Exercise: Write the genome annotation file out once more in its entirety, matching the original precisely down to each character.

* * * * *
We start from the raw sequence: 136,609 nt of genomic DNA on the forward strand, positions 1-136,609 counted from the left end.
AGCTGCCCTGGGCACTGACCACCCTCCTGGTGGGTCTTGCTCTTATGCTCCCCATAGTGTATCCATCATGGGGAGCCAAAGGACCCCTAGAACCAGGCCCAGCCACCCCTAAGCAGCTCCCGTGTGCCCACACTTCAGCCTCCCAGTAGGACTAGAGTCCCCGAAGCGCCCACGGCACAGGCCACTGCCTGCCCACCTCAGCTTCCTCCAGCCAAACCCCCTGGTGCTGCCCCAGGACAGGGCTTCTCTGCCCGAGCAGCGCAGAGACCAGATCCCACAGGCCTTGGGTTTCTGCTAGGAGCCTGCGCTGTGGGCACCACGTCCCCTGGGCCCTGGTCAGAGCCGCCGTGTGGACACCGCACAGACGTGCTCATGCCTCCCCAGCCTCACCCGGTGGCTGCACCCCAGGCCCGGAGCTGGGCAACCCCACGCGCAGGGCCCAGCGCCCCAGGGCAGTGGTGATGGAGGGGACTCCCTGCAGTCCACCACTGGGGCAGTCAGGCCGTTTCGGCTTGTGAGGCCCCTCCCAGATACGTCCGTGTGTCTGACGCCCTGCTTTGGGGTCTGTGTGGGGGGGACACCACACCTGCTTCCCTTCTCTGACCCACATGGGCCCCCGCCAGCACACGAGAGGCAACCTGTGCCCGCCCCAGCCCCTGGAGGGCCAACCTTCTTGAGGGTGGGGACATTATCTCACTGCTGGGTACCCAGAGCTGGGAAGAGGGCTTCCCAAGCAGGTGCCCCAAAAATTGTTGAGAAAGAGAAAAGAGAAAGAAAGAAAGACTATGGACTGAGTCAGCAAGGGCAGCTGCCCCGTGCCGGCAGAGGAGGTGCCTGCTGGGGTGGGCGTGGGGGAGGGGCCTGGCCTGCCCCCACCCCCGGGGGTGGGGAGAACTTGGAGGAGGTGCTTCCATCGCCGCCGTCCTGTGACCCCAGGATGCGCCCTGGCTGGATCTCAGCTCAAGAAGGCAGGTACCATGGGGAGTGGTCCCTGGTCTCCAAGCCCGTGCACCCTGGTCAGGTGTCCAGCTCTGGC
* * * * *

We start from the raw sequence: 136,609 nt of genomic DNA on the forward strand, positions 1-136,609 counted from the left end.
AGCTGCCCTGGGCACTGACCACCCTCCTGGTGGGTCTTGCTCTTATGCTCCCCATAGTGTATCCATCATGGGGAGCCAAAGGACCCCTAGAACCAGGCCCAGCCACCCCTAAGCAGCTCCCGTGTGCCCACACTTCAGCCTCCCAGTAGGACTAGAGTCCCCGAAGCGCCCACGGCACAGGCCACTGCCTGCCCACCTCAGCTTCCTCCAGCCAAACCCCCTGGTGCTGCCCCAGGACAGGGCTTCTCTGCCCGAGCAGCGCAGAGACCAGATCCCACAGGCCTTGGGTTTCTGCTAGGAGCCTGCGCTGTGGGCACCACGTCCCCTGGGCCCTGGTCAGAGCCGCCGTGTGGACACCGCACAGACGTGCTCATGCCTCCCCAGCCTCACCCGGTGGCTGCACCCCAGGCCCGGAGCTGGGCAACCCCACGCGCAGGGCCCAGCGCCCCAGGGCAGTGGTGATGGAGGGGACTCCCTGCAGTCCACCACTGGGGCAGTCAGGCCGTTTCGGCTTGTGAGGCCCCTCCCAGATACGTCCGTGTGTCTGACGCCCTGCTTTGGGGTCTGTGTGGGGGGGACACCACACCTGCTTCCCTTCTCTGACCCACATGGGCCCCCGCCAGCACACGAGAGGCAACCTGTGCCCGCCCCAGCCCCTGGAGGGCCAACCTTCTTGAGGGTGGGGACATTATCTCACTGCTGGGTACCCAGAGCTGGGAAGAGGGCTTCCCAAGCAGGTGCCCCAAAAATTGTTGAGAAAGAGAAAAGAGAAAGAAAGAAAGACTATGGACTGAGTCAGCAAGGGCAGCTGCCCCGTGCCGGCAGAGGAGGTGCCTGCTGGGGTGGGCGTGGGGGAGGGGCCTGGCCTGCCCCCACCCCCGGGGGTGGGGAGAACTTGGAGGAGGTGCTTCCATCGCCGCCGTCCTGTGACCCCAGGATGCGCCCTGGCTGGATCTCAGCTCAAGAAGGCAGGTACCATGGGGAGTGGTCCCTGGTCTCCAAGCCCGTGCACCCTGGTCAGGTGTCCAGCTCTGGC